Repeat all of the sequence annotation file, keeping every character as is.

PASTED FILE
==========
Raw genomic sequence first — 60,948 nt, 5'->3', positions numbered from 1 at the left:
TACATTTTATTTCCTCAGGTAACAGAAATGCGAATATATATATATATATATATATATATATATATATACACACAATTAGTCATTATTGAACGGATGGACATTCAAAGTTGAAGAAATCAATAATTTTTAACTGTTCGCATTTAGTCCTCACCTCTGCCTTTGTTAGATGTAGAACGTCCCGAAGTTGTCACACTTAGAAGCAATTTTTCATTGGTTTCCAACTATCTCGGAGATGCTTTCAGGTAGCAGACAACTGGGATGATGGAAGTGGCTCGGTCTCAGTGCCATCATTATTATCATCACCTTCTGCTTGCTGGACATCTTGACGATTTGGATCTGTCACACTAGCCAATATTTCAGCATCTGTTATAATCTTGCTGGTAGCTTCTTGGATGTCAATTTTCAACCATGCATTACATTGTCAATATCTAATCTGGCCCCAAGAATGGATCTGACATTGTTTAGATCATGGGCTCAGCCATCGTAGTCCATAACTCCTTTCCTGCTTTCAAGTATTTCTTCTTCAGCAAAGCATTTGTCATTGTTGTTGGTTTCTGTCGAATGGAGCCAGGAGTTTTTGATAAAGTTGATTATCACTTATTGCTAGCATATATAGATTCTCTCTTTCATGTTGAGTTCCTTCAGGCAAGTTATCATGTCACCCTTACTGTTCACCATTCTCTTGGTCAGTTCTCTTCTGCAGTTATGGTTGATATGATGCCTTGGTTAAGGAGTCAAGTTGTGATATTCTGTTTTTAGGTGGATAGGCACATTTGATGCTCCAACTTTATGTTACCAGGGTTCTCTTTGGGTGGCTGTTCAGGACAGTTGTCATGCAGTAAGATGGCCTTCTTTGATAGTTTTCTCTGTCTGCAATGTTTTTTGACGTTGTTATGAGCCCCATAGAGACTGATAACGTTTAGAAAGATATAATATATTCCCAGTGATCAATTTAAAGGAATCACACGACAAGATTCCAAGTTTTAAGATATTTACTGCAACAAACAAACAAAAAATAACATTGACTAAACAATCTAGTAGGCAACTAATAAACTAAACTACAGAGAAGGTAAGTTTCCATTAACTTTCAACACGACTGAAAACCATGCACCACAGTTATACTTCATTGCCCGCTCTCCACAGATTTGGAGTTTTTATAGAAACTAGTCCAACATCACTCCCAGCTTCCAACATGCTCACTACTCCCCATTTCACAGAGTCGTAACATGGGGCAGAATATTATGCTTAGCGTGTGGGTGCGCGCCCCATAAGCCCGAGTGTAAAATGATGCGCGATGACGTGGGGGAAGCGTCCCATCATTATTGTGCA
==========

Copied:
Raw genomic sequence first — 60,948 nt, 5'->3', positions numbered from 1 at the left:
TACATTTTATTTCCTCAGGTAACAGAAATGCGAATATATATATATATATATATATATATATATATATACACACAATTAGTCATTATTGAACGGATGGACATTCAAAGTTGAAGAAATCAATAATTTTTAACTGTTCGCATTTAGTCCTCACCTCTGCCTTTGTTAGATGTAGAACGTCCCGAAGTTGTCACACTTAGAAGCAATTTTTCATTGGTTTCCAACTATCTCGGAGATGCTTTCAGGTAGCAGACAACTGGGATGATGGAAGTGGCTCGGTCTCAGTGCCATCATTATTATCATCACCTTCTGCTTGCTGGACATCTTGACGATTTGGATCTGTCACACTAGCCAATATTTCAGCATCTGTTATAATCTTGCTGGTAGCTTCTTGGATGTCAATTTTCAACCATGCATTACATTGTCAATATCTAATCTGGCCCCAAGAATGGATCTGACATTGTTTAGATCATGGGCTCAGCCATCGTAGTCCATAACTCCTTTCCTGCTTTCAAGTATTTCTTCTTCAGCAAAGCATTTGTCATTGTTGTTGGTTTCTGTCGAATGGAGCCAGGAGTTTTTGATAAAGTTGATTATCACTTATTGCTAGCATATATAGATTCTCTCTTTCATGTTGAGTTCCTTCAGGCAAGTTATCATGTCACCCTTACTGTTCACCATTCTCTTGGTCAGTTCTCTTCTGCAGTTATGGTTGATATGATGCCTTGGTTAAGGAGTCAAGTTGTGATATTCTGTTTTTAGGTGGATAGGCACATTTGATGCTCCAACTTTATGTTACCAGGGTTCTCTTTGGGTGGCTGTTCAGGACAGTTGTCATGCAGTAAGATGGCCTTCTTTGATAGTTTTCTCTGTCTGCAATGTTTTTTGACGTTGTTATGAGCCCCATAGAGACTGATAACGTTTAGAAAGATATAATATATTCCCAGTGATCAATTTAAAGGAATCACACGACAAGATTCCAAGTTTTAAGATATTTACTGCAACAAACAAACAAAAAATAACATTGACTAAACAATCTAGTAGGCAACTAATAAACTAAACTACAGAGAAGGTAAGTTTCCATTAACTTTCAACACGACTGAAAACCATGCACCACAGTTATACTTCATTGCCCGCTCTCCACAGATTTGGAGTTTTTATAGAAACTAGTCCAACATCACTCCCAGCTTCCAACATGCTCACTACTCCCCATTTCACAGAGTCGTAACATGGGGCAGAATATTATGCTTAGCGTGTGGGTGCGCGCCCCATAAGCCCGAGTGTAAAATGATGCGCGATGACGTGGGGGAAGCGTCCCATCATTATTGTGCA